Americans fear terrorism because they are easy to terrify

Mark Edmundson writes: Among the puzzling questions of world history and national identity, a few stand out. How, one might ask, did the Vikings, once the roving terrors of the world, manage to become equable Nordic socialists with lessons to teach us in the arts of decency and fairness? And how did the tough, soldierly Romans, conquerors of the world, manage to evolve into the charming, pleasure-loving Italians, with their gifts for good food, good wine, and civic instability?

Soon, a similarly unexpected question may be asked about Americans. How did a people who settled a continent, created enormous wealth, and fought and (mostly) won war after war devolve into a nation of such tremulous souls? And how did it happen so quickly? Where once there was the generation of the Second World War, ready to leave home and fight fascists on the far sides of the world, we now have a nation that at times seems composed largely of field mice, prone to quiver when they detect an unfriendly shadow. As a people, we seem to value security and prosperity above all. When someone threatens either, or seems about to, we become (in this order) confused, then terrified, and then very angry.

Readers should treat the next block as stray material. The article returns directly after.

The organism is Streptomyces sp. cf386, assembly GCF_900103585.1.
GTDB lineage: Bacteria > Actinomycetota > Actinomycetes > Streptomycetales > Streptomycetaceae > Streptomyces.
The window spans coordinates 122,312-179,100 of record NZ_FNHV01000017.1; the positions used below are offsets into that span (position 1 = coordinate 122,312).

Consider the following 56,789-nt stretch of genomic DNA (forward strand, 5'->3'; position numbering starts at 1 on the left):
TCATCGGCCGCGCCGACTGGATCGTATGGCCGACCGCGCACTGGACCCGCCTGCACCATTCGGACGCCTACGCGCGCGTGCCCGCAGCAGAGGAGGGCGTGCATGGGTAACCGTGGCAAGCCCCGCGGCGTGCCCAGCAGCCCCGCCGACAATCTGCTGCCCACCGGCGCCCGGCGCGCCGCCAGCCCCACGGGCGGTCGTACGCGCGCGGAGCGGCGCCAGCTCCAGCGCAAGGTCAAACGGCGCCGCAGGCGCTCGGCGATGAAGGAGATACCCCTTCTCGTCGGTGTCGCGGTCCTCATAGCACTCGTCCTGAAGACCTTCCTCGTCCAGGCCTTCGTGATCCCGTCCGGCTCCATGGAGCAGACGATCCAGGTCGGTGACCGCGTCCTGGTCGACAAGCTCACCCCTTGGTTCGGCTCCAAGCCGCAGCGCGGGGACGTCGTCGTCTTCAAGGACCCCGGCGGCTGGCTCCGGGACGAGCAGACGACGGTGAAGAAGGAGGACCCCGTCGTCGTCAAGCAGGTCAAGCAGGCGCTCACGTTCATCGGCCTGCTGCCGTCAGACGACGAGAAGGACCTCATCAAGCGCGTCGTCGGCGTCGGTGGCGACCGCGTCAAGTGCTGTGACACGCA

Those who dislike us around the world (and of course there are more than a few) tend to see us as a powerful, imperial beast, brutally pursuing our own ends across the globe. We are strong and violent, and when we want something, we assert ourselves with overwhelming force. But is that really the case?

What appear to the outside world as instances of bullying, and what appear to us as expressions of strength, may reveal themselves, on closer examination, to be actions driven by fear. We are a people obsessed with security. Our imagination of what counts as a threat to our security is hyperactive and becoming more so all the time. Two years into World War II, it took the fierce attack on Pearl Harbor to persuade Americans that it was finally time to fight. Once persuaded, they did. Now it takes only the least incitement to make us feel threatened. When even the most shadowy forces and conditions imperil what we call “our security,” we assault them with the furor of the easily scared. [Continue reading…]

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